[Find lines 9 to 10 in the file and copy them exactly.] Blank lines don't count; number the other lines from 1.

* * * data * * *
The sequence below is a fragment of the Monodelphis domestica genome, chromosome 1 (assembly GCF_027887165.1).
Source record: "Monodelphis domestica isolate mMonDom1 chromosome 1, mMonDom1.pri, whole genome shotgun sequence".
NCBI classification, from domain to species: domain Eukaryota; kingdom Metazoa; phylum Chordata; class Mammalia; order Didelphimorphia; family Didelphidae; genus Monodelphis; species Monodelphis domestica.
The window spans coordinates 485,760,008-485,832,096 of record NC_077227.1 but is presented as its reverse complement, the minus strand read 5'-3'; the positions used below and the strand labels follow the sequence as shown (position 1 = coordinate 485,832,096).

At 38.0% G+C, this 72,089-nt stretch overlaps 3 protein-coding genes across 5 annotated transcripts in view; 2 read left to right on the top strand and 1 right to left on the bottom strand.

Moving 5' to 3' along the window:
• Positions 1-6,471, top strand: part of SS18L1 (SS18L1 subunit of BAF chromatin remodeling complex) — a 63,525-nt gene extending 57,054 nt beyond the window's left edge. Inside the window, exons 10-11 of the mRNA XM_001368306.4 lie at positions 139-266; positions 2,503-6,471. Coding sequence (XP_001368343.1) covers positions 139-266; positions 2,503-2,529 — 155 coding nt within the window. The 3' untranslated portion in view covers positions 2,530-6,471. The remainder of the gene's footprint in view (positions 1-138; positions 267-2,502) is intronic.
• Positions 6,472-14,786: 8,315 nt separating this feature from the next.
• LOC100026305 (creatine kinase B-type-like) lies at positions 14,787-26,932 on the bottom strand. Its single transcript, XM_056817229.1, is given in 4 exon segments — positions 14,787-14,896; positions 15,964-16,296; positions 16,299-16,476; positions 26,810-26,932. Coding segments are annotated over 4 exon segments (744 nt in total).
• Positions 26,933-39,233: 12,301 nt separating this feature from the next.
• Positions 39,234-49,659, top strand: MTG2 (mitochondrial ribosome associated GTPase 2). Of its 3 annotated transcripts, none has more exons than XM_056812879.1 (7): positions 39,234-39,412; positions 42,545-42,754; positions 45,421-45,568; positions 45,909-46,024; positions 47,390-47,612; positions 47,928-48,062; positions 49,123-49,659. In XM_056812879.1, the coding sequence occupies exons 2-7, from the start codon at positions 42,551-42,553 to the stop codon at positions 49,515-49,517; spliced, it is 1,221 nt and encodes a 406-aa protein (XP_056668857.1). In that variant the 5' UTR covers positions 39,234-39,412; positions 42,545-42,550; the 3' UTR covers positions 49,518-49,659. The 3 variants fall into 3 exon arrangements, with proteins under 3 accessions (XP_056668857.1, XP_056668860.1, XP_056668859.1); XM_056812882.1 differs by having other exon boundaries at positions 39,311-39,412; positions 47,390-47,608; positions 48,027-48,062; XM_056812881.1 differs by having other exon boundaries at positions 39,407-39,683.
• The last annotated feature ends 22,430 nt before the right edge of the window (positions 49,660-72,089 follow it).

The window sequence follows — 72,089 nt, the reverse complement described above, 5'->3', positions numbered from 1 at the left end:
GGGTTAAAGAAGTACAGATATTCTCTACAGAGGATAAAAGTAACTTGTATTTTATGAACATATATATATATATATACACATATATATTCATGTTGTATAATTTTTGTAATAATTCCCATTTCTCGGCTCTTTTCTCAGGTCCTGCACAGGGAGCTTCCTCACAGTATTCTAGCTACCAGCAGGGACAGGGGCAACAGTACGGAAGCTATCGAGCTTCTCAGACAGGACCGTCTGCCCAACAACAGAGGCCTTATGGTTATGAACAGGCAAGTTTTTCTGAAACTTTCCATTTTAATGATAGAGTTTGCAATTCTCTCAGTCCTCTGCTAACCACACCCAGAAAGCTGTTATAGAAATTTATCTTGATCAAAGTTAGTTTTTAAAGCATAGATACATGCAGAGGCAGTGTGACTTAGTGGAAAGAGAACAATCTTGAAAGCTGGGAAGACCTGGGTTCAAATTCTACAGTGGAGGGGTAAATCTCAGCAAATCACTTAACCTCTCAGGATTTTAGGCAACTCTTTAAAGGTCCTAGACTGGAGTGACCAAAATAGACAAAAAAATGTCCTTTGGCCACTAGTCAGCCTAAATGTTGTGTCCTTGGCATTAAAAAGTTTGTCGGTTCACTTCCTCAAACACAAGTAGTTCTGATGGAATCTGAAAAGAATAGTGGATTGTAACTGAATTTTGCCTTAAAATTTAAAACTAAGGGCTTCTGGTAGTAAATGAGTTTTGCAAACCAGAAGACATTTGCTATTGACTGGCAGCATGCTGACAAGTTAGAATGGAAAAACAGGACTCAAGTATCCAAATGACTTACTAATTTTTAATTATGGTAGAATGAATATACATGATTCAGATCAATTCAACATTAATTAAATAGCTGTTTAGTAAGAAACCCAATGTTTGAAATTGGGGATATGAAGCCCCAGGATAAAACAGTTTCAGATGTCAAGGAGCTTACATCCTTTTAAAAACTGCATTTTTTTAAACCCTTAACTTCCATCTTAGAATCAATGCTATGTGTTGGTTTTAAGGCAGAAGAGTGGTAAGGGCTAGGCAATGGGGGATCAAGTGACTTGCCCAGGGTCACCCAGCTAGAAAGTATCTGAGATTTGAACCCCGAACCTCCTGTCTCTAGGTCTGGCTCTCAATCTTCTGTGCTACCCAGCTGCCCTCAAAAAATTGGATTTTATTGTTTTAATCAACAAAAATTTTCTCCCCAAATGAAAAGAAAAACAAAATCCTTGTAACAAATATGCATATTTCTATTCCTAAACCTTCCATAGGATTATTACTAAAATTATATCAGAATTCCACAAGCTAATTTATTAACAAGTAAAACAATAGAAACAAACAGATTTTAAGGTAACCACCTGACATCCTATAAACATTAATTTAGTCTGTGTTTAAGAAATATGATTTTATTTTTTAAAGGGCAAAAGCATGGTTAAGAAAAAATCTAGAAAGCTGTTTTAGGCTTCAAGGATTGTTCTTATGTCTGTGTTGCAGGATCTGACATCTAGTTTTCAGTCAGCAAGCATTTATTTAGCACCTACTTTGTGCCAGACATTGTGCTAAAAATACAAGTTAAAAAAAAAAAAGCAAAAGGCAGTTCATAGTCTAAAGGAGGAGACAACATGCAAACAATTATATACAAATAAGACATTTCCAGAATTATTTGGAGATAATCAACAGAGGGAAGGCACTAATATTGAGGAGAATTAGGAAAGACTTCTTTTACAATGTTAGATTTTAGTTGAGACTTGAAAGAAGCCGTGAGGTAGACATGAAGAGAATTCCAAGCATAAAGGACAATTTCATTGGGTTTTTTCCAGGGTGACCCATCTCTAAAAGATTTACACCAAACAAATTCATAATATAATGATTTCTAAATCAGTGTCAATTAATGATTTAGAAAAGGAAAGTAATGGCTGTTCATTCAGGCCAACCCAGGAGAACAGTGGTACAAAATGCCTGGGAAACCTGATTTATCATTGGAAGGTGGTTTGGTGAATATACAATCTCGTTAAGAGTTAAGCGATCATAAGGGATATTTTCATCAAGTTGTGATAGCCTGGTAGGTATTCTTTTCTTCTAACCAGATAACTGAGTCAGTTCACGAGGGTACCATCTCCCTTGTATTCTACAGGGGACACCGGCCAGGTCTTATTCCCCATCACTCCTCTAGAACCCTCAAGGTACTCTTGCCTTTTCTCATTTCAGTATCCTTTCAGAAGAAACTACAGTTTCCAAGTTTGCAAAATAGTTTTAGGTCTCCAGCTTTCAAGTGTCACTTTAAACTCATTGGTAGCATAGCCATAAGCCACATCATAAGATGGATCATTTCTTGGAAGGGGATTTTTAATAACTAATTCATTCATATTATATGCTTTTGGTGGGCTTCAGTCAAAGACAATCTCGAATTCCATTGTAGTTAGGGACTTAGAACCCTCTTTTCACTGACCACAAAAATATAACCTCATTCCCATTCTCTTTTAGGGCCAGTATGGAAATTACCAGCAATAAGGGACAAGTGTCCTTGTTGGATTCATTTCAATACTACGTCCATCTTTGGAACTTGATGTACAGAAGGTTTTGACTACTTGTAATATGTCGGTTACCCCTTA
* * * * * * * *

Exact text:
• LOC100026305 (creatine kinase B-type-like) lies at positions 14,787-26,932 on the bottom strand. Its single transcript, XM_056817229.1, is given in 4 exon segments — positions 14,787-14,896; positions 15,964-16,296; positions 16,299-16,476; positions 26,810-26,932. Coding segments are annotated over 4 exon segments (744 nt in total).
• Positions 26,933-39,233: 12,301 nt separating this feature from the next.